Replacing a main entry door has a return on investment of over 95%. After all, the entrance to a home is one of the first things a prospective buyer notices.
Adding a new deck also adds a lot of value. Depending on the materials used, you can expect to get back three-quarters of the money invested.
Another high-payback project is the garage door. This once again demonstrates the importance of a home’s “curb appeal.”
If you’re tackling a big project, such as a basement renovation, you’ll be glad to know that, according to the study, a project like this adds a lot of value.
Finally, minor improvements to bathrooms and kitchens – such as adding new countertops or cupboards, can also be good investments that mostly pay back when you sell your home.
Of course, these figures are averages and can vary widely depending on location, type of property, and other factors.
Need help determining how a particular home improvement might impact the selling price?
If you’re relaxing on a Caribbean beach, or enjoying a bus tour through historic Paris, the last thing you want to worry about is your home.
Most people know the basics of keeping a home secure while away. Here are some additional tips that are easy to miss:
Tell your kids not to boast about your fabulous vacation plans, especially on social media. The fewer who know that the house will be empty, the better.
Ask a neighbour to pick up any mail and flyers dropped at your doorstep. But don’t rely on that alone. Also call the newspaper and post office to temporarily halt delivery.
You can buy timers to automatically turn lights on and off. However, most will stop working if the power goes out and restart with the incorrect time when the power comes back on. That’s why you should keep at least a couple of lights turned on continuously, and not connected to timers.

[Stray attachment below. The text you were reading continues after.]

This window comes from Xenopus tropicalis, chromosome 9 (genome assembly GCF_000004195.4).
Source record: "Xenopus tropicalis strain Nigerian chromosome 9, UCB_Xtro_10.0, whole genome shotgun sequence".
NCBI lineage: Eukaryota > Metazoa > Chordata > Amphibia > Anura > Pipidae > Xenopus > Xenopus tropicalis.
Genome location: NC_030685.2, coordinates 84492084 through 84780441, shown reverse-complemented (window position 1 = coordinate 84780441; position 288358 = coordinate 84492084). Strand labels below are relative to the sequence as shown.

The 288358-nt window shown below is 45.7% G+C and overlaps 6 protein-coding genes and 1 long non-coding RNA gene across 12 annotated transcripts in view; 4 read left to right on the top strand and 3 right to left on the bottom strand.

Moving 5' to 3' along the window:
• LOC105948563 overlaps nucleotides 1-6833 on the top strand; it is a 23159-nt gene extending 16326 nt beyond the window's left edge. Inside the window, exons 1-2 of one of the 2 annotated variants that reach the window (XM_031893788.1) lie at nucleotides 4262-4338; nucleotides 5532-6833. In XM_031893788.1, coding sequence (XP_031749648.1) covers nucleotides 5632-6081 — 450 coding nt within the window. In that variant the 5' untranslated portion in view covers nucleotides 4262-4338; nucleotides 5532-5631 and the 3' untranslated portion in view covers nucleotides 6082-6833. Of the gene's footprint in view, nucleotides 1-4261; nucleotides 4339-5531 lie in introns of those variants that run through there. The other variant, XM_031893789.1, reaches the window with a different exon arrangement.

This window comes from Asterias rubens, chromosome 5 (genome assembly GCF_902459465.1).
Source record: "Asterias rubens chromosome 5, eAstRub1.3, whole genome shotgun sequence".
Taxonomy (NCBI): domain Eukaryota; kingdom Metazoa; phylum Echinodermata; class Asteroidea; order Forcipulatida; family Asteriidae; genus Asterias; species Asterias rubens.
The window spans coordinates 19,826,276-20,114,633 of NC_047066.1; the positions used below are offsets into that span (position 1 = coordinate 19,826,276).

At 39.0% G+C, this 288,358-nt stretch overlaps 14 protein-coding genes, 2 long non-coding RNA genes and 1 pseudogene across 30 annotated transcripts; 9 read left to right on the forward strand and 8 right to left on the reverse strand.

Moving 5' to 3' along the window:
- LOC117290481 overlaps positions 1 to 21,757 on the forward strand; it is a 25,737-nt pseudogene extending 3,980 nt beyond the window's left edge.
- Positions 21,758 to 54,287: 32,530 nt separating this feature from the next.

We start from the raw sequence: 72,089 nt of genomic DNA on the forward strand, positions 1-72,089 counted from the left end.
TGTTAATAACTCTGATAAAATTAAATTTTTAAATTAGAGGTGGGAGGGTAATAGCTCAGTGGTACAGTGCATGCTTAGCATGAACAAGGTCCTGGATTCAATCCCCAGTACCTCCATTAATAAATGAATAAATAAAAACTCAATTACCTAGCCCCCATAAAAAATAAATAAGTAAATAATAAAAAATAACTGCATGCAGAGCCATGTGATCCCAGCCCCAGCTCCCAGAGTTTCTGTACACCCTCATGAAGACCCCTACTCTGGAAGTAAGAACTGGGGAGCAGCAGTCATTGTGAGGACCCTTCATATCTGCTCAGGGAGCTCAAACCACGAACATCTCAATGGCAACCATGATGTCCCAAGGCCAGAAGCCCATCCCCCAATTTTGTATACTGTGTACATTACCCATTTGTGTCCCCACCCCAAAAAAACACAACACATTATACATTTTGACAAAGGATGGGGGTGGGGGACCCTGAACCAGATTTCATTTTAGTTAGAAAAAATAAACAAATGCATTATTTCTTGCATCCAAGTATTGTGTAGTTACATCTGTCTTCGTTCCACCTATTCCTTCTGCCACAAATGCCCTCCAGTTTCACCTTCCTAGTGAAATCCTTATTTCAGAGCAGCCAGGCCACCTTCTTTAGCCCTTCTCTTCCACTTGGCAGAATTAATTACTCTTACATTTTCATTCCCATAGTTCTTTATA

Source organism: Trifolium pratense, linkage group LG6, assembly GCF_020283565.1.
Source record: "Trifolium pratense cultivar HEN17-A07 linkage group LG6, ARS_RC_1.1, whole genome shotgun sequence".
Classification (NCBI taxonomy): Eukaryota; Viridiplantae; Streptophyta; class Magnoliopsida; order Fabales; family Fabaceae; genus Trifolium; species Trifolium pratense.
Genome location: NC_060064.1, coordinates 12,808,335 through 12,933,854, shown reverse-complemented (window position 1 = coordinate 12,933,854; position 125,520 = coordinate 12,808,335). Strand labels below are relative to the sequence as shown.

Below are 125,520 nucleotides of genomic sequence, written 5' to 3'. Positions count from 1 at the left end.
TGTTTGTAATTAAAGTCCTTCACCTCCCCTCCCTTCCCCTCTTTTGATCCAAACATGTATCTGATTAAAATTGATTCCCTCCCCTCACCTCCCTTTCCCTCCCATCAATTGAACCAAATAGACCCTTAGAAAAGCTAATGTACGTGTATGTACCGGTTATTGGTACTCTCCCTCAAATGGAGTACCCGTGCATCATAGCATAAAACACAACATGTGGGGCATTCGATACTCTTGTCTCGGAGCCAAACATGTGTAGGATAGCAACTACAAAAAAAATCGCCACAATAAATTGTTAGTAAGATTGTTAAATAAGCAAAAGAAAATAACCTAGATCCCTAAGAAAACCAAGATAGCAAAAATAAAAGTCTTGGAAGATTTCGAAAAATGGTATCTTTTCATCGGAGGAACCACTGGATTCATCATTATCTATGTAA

If you’re leaving in the evening, or before dawn, don’t forget to open the blinds. Closed blinds during the day are a dead giveaway that the owners are away.
Finally, experts recommend creating a home security checklist, so you don’t forget anything. That will give you peace-of-mind.
Usually when you list your home, you would prefer to sell it quickly. It’s like being the first one served at a crowded ice cream parlour. It’s satisfying.
However, sometimes there’s more to it than that. There may be a truly urgent reason why you need to find a buyer for your property as soon as possible, such as a sudden job relocation.
If that’s the case, it’s important to explain your situation to your REALTOR®, who will be able to put together an action plan for selling your home quickly and for the best price possible.
During that conversation, ask what you can do to help the process along. For example, you may be able to:
Spread the word to your friends and other connections on Facebook.
Canvass your neighbours and tell them about your listing.
Stage your home so that it’s more attractive to prospective buyers.
When it comes to price, be prepared to be flexible. That doesn’t mean you must settle for a price far below your home’s market value. However, you do need to be prepared to accept a good offer rather than try to hold out for a great one.
Also be open to as many viewings and open houses as possible. Having many prospective buyers come through your home within a short period of time may be a little inconvenient, but the payoff might be an offer!
Finally, work with your REALTOR®. A good REALTOR® will know the local market well and have many ideas for selling your property fast.
Looking for a good REALTOR® like that?
There are many hidden sources of moisture in your home that can lead to serious problems, such as mould. To keep moisture levels in check, consider these tips:
Bathrooms are an obvious source of moisture build-up. Contractor and TV personality Mike Holmes recommends keeping the fan going for at least a half hour after a shower.
Check regularly for water infiltration around window and door sills, as well as other intakes into the home, such as dryer vents and cable wiring.